Former Kim bodyguard tells of beatings and starvation in North Korean prison camp

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Dozens of purple scars crisscross Lee Young-guk’s lower legs, many the result of beatings endured while imprisoned in North Korea’s most notorious prison camp. Removing his dentures, Lee shows just five or six original teeth, wonky and cracked; the only ones has left after countless punches to the head. Being hit with the butt of a rifle, he says, left him blind in one eye.

Lee was the bodyguard to Kim Jong Il for more than 10 years, before the late North Korean leader assumed power in 1994. A once loyal servant of the regime, Lee says he left Kim’s employment without issues. He realized he was not a nice man, but only after he traveled out of North Korea, and saw how other parts of the world functioned, did it become clear to him that Kim was a dictator.

Lee tried to escape but was captured while trying to defect to South Korea and thrown into the infamously brutal Yodok political camp. “If you are a political prisoner, Yodok’s main goal is to kill you,” he says. He remembers when he first arrived seeing inmates who looked like walking skeletons.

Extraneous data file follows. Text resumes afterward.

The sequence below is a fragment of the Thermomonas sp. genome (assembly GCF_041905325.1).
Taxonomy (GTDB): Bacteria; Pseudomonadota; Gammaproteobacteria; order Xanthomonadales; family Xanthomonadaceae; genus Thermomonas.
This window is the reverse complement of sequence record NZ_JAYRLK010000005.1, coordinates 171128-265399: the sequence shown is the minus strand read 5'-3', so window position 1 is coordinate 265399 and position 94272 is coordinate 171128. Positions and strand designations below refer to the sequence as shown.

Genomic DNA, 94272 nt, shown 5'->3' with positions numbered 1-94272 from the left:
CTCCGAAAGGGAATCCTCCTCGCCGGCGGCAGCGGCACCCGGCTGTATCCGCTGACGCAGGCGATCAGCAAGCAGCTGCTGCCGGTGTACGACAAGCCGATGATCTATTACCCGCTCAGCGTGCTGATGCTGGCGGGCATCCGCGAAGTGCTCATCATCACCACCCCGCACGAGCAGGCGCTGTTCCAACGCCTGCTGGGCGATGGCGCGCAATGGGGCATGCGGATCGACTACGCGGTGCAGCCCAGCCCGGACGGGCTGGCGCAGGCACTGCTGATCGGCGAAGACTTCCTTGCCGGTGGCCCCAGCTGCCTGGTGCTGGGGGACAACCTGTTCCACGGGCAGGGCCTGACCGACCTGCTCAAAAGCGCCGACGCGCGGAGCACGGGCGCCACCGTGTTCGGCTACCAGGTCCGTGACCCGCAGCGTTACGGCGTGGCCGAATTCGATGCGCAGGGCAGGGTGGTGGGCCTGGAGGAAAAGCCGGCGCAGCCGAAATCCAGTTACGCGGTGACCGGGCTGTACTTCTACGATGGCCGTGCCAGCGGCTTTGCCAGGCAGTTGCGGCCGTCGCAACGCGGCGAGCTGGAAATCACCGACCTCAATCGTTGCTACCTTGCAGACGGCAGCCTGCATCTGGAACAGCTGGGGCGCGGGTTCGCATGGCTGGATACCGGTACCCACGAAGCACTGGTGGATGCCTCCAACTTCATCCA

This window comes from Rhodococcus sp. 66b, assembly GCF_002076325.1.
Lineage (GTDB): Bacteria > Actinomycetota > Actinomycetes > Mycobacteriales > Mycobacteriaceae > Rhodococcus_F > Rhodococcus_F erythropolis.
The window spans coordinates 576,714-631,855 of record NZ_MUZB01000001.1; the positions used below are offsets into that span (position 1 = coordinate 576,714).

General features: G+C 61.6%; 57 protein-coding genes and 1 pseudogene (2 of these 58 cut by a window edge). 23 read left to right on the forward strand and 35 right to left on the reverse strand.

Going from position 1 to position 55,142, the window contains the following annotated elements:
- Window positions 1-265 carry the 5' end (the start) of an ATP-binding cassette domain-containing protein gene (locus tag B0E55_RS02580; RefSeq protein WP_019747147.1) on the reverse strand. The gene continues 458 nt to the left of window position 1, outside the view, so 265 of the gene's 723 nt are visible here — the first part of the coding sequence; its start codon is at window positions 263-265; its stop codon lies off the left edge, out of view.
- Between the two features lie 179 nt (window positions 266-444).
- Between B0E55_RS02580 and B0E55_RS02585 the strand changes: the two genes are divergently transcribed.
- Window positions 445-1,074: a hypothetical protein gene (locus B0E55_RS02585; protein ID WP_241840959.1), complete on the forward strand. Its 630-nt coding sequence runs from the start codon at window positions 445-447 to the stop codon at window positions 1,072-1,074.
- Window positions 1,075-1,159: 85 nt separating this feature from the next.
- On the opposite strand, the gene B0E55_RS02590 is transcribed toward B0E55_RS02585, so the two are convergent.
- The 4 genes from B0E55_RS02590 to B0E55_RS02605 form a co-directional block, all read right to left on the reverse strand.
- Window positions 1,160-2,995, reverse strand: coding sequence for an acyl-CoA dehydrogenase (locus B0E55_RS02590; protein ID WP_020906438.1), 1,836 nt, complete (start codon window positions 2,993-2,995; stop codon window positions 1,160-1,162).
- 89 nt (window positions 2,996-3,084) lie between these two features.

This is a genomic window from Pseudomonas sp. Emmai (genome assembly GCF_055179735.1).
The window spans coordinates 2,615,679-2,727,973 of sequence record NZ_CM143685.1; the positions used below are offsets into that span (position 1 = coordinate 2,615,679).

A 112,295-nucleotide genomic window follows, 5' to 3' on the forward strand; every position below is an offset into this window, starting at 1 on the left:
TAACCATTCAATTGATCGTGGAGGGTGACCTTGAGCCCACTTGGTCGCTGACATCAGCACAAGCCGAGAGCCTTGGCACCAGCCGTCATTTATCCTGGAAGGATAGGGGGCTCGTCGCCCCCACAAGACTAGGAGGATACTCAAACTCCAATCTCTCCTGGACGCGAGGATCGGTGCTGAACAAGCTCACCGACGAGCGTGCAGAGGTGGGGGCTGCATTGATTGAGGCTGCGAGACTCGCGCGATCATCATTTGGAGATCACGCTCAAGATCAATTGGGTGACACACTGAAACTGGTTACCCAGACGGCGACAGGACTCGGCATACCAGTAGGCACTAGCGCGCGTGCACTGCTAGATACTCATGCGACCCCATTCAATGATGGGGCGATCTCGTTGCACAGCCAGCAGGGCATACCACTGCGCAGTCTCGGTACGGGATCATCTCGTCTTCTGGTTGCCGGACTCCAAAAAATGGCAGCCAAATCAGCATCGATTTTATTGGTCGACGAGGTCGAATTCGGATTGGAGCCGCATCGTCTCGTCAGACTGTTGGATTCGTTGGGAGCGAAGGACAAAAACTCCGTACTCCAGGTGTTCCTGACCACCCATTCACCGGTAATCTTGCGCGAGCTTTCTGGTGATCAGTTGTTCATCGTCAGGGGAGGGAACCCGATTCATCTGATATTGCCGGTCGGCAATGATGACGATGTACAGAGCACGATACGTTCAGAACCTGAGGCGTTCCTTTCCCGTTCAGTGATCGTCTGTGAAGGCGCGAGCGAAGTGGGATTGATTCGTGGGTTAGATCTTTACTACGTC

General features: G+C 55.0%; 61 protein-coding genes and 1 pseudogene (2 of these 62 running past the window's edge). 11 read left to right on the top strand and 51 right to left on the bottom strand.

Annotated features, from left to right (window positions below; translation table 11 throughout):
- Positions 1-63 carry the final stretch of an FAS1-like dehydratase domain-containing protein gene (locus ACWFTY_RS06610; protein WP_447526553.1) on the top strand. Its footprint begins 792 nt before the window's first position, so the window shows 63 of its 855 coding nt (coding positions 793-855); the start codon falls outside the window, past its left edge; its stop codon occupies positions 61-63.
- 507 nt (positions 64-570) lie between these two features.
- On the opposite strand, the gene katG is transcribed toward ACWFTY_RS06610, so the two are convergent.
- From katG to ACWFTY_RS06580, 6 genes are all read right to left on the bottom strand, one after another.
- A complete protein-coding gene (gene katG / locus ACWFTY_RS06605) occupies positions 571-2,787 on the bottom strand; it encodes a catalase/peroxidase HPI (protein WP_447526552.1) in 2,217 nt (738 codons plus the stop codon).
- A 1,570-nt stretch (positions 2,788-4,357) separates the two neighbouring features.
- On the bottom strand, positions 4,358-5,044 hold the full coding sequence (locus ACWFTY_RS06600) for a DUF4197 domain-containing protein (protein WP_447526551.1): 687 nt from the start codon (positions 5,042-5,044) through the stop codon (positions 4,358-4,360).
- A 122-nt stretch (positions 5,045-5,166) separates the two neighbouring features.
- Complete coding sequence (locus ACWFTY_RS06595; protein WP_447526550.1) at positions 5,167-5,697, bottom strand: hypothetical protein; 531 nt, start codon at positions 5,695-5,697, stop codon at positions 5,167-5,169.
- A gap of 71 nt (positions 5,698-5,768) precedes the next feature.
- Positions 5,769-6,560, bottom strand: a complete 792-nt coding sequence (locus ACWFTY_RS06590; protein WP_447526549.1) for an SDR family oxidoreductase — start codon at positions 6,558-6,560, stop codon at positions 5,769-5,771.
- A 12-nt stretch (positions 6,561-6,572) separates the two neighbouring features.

“It was tough enough that they barely fed me,” he says. “What was worse was they kept on beating me, and they executed people once a week, which we were forced to watch. You have to be mentally strong, then the cycle repeats itself.”

In the five years between being arrested in China and his release for good behavior, Lee says he lost almost half his body weight. He says inmates were so weak from the lack of food, they were rarely able to life their heads unless ordered to do so by guards. If they were unable to complete their physical work for the day, Lee says they weren’t fed.

Lee speaks of the flower garden at Yodok, a euphemistic phrase used by defectors to describe mass graves at the camps. “Yodok’s flower garden has thousands, even tens of thousands of people in it. Lines and lines of dead bodies. I had to carry them, bodies with fluids still flowing out of them and bury them where the guards told us.”

Lee is adamant North Korean leaders must be held accountable from crimes committed against its own people.


This entry was posted in , , by Grant Montgomery.

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